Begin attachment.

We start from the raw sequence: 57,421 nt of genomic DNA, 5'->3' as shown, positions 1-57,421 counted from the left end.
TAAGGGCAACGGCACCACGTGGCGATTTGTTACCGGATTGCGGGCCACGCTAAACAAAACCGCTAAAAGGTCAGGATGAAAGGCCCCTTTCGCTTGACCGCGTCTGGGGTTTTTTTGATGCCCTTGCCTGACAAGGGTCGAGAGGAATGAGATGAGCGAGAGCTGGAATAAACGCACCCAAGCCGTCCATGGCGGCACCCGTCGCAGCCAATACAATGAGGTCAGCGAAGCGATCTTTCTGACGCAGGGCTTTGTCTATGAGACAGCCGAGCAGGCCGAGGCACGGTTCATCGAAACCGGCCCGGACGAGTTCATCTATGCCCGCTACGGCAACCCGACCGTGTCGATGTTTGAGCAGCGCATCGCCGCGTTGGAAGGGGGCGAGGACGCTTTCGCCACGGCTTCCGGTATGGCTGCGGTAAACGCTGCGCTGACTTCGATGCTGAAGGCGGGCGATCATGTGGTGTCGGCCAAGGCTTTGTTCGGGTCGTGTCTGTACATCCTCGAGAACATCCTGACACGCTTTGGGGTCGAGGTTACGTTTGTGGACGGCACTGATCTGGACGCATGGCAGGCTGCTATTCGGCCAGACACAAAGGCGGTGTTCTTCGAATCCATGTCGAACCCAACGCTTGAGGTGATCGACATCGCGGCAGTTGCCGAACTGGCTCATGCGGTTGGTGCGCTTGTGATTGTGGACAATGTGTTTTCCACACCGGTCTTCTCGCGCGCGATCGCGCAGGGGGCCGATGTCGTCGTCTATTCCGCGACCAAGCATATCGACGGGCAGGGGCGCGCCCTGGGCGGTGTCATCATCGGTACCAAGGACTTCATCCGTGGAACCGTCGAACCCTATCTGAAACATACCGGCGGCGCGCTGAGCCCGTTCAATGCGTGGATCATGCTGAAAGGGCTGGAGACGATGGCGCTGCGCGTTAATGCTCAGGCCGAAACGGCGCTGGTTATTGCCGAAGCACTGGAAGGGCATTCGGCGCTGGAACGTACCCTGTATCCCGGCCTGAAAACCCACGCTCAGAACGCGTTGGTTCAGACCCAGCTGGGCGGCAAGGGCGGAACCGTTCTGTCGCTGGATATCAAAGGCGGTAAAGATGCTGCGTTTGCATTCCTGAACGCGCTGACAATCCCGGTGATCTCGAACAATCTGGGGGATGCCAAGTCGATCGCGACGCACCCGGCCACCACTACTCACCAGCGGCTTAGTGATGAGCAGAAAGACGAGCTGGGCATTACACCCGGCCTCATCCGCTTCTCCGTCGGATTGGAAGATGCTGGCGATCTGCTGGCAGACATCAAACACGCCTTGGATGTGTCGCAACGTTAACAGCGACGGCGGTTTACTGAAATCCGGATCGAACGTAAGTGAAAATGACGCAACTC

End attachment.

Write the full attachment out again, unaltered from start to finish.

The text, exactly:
We start from the raw sequence: 57,421 nt of genomic DNA, 5'->3' as shown, positions 1-57,421 counted from the left end.
TAAGGGCAACGGCACCACGTGGCGATTTGTTACCGGATTGCGGGCCACGCTAAACAAAACCGCTAAAAGGTCAGGATGAAAGGCCCCTTTCGCTTGACCGCGTCTGGGGTTTTTTTGATGCCCTTGCCTGACAAGGGTCGAGAGGAATGAGATGAGCGAGAGCTGGAATAAACGCACCCAAGCCGTCCATGGCGGCACCCGTCGCAGCCAATACAATGAGGTCAGCGAAGCGATCTTTCTGACGCAGGGCTTTGTCTATGAGACAGCCGAGCAGGCCGAGGCACGGTTCATCGAAACCGGCCCGGACGAGTTCATCTATGCCCGCTACGGCAACCCGACCGTGTCGATGTTTGAGCAGCGCATCGCCGCGTTGGAAGGGGGCGAGGACGCTTTCGCCACGGCTTCCGGTATGGCTGCGGTAAACGCTGCGCTGACTTCGATGCTGAAGGCGGGCGATCATGTGGTGTCGGCCAAGGCTTTGTTCGGGTCGTGTCTGTACATCCTCGAGAACATCCTGACACGCTTTGGGGTCGAGGTTACGTTTGTGGACGGCACTGATCTGGACGCATGGCAGGCTGCTATTCGGCCAGACACAAAGGCGGTGTTCTTCGAATCCATGTCGAACCCAACGCTTGAGGTGATCGACATCGCGGCAGTTGCCGAACTGGCTCATGCGGTTGGTGCGCTTGTGATTGTGGACAATGTGTTTTCCACACCGGTCTTCTCGCGCGCGATCGCGCAGGGGGCCGATGTCGTCGTCTATTCCGCGACCAAGCATATCGACGGGCAGGGGCGCGCCCTGGGCGGTGTCATCATCGGTACCAAGGACTTCATCCGTGGAACCGTCGAACCCTATCTGAAACATACCGGCGGCGCGCTGAGCCCGTTCAATGCGTGGATCATGCTGAAAGGGCTGGAGACGATGGCGCTGCGCGTTAATGCTCAGGCCGAAACGGCGCTGGTTATTGCCGAAGCACTGGAAGGGCATTCGGCGCTGGAACGTACCCTGTATCCCGGCCTGAAAACCCACGCTCAGAACGCGTTGGTTCAGACCCAGCTGGGCGGCAAGGGCGGAACCGTTCTGTCGCTGGATATCAAAGGCGGTAAAGATGCTGCGTTTGCATTCCTGAACGCGCTGACAATCCCGGTGATCTCGAACAATCTGGGGGATGCCAAGTCGATCGCGACGCACCCGGCCACCACTACTCACCAGCGGCTTAGTGATGAGCAGAAAGACGAGCTGGGCATTACACCCGGCCTCATCCGCTTCTCCGTCGGATTGGAAGATGCTGGCGATCTGCTGGCAGACATCAAACACGCCTTGGATGTGTCGCAACGTTAACAGCGACGGCGGTTTACTGAAATCCGGATCGAACGTAAGTGAAAATGACGCAACTC